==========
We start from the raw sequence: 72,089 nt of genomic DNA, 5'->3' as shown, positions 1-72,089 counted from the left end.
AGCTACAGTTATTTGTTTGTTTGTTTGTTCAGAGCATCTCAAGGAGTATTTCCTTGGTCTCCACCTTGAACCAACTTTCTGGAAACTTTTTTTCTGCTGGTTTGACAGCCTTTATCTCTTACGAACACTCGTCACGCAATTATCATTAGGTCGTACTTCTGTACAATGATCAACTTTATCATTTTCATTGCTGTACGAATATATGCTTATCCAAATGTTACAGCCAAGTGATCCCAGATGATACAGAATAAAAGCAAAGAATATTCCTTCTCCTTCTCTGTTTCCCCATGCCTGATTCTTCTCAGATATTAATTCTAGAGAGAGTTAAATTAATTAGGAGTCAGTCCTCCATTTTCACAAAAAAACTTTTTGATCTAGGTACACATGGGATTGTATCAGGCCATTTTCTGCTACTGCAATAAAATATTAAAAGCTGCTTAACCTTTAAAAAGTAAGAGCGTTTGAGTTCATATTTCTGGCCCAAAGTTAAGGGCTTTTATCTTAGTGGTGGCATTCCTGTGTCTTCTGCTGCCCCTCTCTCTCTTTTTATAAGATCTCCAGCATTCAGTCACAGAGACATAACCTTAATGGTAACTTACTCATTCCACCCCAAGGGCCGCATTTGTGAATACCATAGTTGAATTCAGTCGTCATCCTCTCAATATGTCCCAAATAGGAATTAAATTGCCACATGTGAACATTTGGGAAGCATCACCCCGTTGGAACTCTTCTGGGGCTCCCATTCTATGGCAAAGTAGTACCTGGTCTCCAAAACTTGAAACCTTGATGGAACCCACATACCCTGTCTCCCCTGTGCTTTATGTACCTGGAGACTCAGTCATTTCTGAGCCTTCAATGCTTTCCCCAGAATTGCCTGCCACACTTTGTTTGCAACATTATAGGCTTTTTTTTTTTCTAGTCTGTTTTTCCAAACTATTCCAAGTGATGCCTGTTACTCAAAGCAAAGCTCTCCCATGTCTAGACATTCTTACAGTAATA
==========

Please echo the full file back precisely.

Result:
We start from the raw sequence: 72,089 nt of genomic DNA, 5'->3' as shown, positions 1-72,089 counted from the left end.
AGCTACAGTTATTTGTTTGTTTGTTTGTTCAGAGCATCTCAAGGAGTATTTCCTTGGTCTCCACCTTGAACCAACTTTCTGGAAACTTTTTTTCTGCTGGTTTGACAGCCTTTATCTCTTACGAACACTCGTCACGCAATTATCATTAGGTCGTACTTCTGTACAATGATCAACTTTATCATTTTCATTGCTGTACGAATATATGCTTATCCAAATGTTACAGCCAAGTGATCCCAGATGATACAGAATAAAAGCAAAGAATATTCCTTCTCCTTCTCTGTTTCCCCATGCCTGATTCTTCTCAGATATTAATTCTAGAGAGAGTTAAATTAATTAGGAGTCAGTCCTCCATTTTCACAAAAAAACTTTTTGATCTAGGTACACATGGGATTGTATCAGGCCATTTTCTGCTACTGCAATAAAATATTAAAAGCTGCTTAACCTTTAAAAAGTAAGAGCGTTTGAGTTCATATTTCTGGCCCAAAGTTAAGGGCTTTTATCTTAGTGGTGGCATTCCTGTGTCTTCTGCTGCCCCTCTCTCTCTTTTTATAAGATCTCCAGCATTCAGTCACAGAGACATAACCTTAATGGTAACTTACTCATTCCACCCCAAGGGCCGCATTTGTGAATACCATAGTTGAATTCAGTCGTCATCCTCTCAATATGTCCCAAATAGGAATTAAATTGCCACATGTGAACATTTGGGAAGCATCACCCCGTTGGAACTCTTCTGGGGCTCCCATTCTATGGCAAAGTAGTACCTGGTCTCCAAAACTTGAAACCTTGATGGAACCCACATACCCTGTCTCCCCTGTGCTTTATGTACCTGGAGACTCAGTCATTTCTGAGCCTTCAATGCTTTCCCCAGAATTGCCTGCCACACTTTGTTTGCAACATTATAGGCTTTTTTTTTTTCTAGTCTGTTTTTCCAAACTATTCCAAGTGATGCCTGTTACTCAAAGCAAAGCTCTCCCATGTCTAGACATTCTTACAGTAATA